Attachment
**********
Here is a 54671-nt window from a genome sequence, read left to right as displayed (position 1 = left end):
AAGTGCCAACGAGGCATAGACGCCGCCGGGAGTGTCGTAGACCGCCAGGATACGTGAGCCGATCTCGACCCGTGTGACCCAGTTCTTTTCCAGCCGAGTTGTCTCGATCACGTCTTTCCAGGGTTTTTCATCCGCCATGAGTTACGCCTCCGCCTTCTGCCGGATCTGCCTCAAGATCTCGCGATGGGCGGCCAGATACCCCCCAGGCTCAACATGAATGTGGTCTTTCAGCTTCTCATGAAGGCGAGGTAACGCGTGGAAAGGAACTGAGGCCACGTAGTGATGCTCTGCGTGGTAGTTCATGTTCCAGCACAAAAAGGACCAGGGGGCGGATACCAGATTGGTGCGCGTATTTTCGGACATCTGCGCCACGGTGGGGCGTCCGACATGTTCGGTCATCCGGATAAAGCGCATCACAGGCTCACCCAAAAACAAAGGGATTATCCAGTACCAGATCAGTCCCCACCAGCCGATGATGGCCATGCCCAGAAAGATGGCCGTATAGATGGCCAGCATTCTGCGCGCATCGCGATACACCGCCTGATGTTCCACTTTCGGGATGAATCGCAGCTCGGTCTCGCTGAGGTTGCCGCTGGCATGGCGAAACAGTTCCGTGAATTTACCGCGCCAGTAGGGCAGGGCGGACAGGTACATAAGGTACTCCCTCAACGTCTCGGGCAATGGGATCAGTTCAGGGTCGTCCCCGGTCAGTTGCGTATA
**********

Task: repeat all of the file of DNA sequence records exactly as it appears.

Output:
Here is a 54671-nt window from a genome sequence, read left to right as displayed (position 1 = left end):
AAGTGCCAACGAGGCATAGACGCCGCCGGGAGTGTCGTAGACCGCCAGGATACGTGAGCCGATCTCGACCCGTGTGACCCAGTTCTTTTCCAGCCGAGTTGTCTCGATCACGTCTTTCCAGGGTTTTTCATCCGCCATGAGTTACGCCTCCGCCTTCTGCCGGATCTGCCTCAAGATCTCGCGATGGGCGGCCAGATACCCCCCAGGCTCAACATGAATGTGGTCTTTCAGCTTCTCATGAAGGCGAGGTAACGCGTGGAAAGGAACTGAGGCCACGTAGTGATGCTCTGCGTGGTAGTTCATGTTCCAGCACAAAAAGGACCAGGGGGCGGATACCAGATTGGTGCGCGTATTTTCGGACATCTGCGCCACGGTGGGGCGTCCGACATGTTCGGTCATCCGGATAAAGCGCATCACAGGCTCACCCAAAAACAAAGGGATTATCCAGTACCAGATCAGTCCCCACCAGCCGATGATGGCCATGCCCAGAAAGATGGCCGTATAGATGGCCAGCATTCTGCGCGCATCGCGATACACCGCCTGATGTTCCACTTTCGGGATGAATCGCAGCTCGGTCTCGCTGAGGTTGCCGCTGGCATGGCGAAACAGTTCCGTGAATTTACCGCGCCAGTAGGGCAGGGCGGACAGGTACATAAGGTACTCCCTCAACGTCTCGGGCAATGGGATCAGTTCAGGGTCGTCCCCGGTCAGTTGCGTATA